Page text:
By Dr. Jill Finke
On a recent brisk winter day, you may have bundled up into your coat for the cold, windy walk to your mailbox. As the wind chilled your cheeks and ears, you also may have noticed that tears were running out of your eyes. When tearing occurs in the absence of crying, your eyes are “watering.”
Our eye surface does require moisture to remain comfortable and to enable clear vision. In some cases, if our bodies sense a lack of moisture on the eye surface, the eyes will water as a protective response. One cause of this lack of moisture can be environmental conditions, such as wind or a low humidity environment. Another cause may be dry eye syndrome, when your eye surface becomes dry from poor quality or not enough tears and your eyes water to compensate for this dryness. Medications, radiation therapy, and health conditions can also contribute to eye surface dryness.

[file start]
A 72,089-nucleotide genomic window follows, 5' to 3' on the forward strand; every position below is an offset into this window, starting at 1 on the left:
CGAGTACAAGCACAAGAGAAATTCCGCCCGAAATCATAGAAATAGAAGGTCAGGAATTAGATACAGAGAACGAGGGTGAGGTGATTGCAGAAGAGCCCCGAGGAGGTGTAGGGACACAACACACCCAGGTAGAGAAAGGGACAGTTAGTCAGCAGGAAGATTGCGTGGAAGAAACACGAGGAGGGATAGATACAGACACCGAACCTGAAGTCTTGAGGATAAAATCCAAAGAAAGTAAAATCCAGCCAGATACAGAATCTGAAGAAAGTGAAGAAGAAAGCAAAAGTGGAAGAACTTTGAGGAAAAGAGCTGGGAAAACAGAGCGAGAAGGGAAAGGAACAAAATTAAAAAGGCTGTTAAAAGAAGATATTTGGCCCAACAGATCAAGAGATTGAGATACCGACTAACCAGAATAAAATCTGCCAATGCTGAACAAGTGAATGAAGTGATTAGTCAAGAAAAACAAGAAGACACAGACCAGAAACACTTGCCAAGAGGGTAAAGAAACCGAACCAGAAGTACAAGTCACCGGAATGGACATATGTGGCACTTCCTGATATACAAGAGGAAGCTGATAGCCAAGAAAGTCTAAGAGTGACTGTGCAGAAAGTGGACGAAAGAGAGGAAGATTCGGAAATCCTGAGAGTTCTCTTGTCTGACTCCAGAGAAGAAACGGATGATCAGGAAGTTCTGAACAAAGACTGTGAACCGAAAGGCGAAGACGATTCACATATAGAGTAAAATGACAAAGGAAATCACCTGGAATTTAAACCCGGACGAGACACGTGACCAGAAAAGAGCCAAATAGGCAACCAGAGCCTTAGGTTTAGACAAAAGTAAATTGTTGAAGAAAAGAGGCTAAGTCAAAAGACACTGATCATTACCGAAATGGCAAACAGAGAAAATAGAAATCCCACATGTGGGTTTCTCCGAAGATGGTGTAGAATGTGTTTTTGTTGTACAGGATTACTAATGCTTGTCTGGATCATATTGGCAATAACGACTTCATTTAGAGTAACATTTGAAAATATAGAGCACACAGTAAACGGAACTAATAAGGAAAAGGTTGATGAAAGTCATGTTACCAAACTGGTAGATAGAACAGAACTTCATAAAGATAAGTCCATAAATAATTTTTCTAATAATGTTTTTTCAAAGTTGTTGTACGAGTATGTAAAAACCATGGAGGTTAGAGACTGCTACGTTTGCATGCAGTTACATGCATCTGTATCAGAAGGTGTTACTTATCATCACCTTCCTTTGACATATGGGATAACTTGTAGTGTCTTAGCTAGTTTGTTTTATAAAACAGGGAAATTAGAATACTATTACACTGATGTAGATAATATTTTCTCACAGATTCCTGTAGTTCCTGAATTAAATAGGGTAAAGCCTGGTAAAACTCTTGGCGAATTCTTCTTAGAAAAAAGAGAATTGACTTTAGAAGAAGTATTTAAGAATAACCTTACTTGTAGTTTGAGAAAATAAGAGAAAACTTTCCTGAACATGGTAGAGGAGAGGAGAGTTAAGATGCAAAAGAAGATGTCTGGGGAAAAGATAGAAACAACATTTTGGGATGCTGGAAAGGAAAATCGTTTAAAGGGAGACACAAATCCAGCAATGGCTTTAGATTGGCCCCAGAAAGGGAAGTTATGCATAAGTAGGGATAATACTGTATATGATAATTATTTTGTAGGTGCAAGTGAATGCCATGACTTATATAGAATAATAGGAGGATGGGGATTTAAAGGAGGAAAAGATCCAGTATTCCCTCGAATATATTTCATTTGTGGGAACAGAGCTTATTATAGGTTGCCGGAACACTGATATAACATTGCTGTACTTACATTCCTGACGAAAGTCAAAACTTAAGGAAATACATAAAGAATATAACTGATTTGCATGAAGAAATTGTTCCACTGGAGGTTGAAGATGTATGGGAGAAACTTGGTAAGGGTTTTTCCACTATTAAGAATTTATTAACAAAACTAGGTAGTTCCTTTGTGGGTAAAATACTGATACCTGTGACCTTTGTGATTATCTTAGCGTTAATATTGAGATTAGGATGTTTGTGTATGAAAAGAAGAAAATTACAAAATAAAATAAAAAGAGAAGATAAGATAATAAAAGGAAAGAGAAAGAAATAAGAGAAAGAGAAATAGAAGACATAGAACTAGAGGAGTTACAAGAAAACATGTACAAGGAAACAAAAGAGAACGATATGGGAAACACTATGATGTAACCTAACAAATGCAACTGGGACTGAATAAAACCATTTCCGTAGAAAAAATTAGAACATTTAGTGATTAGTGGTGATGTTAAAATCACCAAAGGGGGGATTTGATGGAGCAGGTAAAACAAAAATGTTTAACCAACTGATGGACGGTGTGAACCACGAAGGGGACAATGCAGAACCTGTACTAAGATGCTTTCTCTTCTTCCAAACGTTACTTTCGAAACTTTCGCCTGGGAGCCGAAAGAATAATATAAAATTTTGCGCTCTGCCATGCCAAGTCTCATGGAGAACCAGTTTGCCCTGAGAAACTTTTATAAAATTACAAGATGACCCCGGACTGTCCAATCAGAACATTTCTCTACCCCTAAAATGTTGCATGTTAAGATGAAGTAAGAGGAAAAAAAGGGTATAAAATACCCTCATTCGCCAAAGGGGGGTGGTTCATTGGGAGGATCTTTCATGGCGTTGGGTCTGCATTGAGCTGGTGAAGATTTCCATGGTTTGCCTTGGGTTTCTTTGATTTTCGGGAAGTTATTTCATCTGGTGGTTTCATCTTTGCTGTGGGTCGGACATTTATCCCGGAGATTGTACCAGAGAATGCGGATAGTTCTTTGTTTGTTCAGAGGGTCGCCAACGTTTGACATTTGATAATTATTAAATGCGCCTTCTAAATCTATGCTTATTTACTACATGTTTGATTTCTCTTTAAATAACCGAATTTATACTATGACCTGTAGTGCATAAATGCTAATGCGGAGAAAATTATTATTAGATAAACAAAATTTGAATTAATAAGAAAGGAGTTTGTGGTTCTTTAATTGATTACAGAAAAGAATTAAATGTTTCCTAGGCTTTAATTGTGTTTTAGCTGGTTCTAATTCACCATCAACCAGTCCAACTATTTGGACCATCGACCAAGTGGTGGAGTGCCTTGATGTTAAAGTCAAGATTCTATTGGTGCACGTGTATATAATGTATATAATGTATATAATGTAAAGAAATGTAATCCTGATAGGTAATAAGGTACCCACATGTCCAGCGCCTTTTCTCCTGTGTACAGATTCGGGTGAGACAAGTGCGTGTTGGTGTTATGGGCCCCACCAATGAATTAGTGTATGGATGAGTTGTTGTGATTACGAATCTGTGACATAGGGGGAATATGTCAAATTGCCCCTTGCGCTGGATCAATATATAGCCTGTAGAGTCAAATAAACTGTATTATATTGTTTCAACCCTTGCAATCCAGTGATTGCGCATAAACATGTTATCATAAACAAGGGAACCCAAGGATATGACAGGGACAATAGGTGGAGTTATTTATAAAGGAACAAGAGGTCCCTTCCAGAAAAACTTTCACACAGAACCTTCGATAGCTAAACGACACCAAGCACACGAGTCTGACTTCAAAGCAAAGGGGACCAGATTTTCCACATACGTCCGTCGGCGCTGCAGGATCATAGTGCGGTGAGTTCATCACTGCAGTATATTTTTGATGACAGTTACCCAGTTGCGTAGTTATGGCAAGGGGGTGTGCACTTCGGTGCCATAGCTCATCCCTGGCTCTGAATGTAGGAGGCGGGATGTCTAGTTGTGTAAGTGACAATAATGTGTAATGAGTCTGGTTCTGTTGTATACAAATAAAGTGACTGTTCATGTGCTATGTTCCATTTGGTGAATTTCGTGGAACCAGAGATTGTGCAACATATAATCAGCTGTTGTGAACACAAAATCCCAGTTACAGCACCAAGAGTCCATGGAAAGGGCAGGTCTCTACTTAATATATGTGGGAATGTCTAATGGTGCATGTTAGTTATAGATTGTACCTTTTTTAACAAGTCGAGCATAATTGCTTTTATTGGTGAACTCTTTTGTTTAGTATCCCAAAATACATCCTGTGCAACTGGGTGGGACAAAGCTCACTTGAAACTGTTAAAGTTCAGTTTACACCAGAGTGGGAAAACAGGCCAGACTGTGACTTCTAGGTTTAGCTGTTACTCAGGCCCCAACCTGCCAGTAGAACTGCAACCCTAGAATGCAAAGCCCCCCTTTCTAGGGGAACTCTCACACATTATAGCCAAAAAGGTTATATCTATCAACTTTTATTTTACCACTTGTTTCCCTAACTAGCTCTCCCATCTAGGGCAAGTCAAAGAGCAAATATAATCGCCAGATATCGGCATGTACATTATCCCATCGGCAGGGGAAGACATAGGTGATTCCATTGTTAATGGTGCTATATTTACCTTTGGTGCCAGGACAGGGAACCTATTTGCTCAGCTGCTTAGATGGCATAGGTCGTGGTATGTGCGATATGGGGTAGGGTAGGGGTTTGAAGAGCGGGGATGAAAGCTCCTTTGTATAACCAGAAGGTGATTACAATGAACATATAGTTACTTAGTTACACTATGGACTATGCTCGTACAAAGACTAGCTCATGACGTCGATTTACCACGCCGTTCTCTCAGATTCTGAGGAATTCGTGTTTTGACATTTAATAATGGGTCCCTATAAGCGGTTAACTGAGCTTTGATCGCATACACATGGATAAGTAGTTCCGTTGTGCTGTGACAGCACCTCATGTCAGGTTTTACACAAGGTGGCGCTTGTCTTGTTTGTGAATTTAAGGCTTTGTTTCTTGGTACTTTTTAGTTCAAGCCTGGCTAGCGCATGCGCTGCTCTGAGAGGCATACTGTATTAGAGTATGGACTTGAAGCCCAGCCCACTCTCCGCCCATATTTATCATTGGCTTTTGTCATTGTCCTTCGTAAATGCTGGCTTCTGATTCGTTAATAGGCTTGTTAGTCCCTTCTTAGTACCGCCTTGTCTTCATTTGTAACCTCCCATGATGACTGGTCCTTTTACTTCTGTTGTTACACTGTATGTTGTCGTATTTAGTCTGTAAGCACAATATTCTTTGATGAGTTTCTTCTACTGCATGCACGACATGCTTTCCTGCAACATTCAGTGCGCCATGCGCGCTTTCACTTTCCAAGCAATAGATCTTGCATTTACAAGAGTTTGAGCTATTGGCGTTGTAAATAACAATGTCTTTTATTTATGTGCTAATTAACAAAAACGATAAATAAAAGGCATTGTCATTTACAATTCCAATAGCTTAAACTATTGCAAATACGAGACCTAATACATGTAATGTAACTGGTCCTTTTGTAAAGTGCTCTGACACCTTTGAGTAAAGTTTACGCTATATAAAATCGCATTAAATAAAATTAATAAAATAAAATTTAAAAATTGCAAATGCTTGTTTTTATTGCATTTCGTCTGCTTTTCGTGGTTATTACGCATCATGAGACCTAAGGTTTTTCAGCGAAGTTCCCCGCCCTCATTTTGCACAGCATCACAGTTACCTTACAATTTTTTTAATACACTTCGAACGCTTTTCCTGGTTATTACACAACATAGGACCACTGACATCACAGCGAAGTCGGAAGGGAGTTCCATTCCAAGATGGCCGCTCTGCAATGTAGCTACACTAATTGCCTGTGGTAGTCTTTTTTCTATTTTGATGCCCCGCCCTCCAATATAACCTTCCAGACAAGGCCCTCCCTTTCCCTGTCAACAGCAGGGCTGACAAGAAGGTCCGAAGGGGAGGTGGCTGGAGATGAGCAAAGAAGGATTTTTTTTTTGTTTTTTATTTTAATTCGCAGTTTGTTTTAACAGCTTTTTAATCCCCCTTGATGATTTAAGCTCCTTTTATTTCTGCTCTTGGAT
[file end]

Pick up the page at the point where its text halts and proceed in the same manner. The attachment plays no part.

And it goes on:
Additionally, our eyes can water in response to an irritant. Some people notice watery eyes in the presence of allergies as the eyes work to wash away the allergens from the irritated eye surface. Many people have experienced watery eyes when cutting onions, which is also a protective response of the eyes. Other irritant causes of eye watering can be infections, such as conjunctivitis, or an eye injury.
Another cause of eye watering can be due to a lack of proper drainage of the tears your eyes produce. The tear ducts normally enable healthy tears to flow away from the eye surface and into your nasal passages. However, in the presence of a blocked tear duct, the eye surface may have too much liquid and the tears will often run down your cheeks.
As you can see, there are several reasons for your eyes to water. In some cases, the watering is an excellent protective mechanism for your eyes. And in other cases, watering can be a sign of a condition that may need attention. If your eyes are watering frequently, your eye care provider will be able to help you sort through the causes and help you find a solution.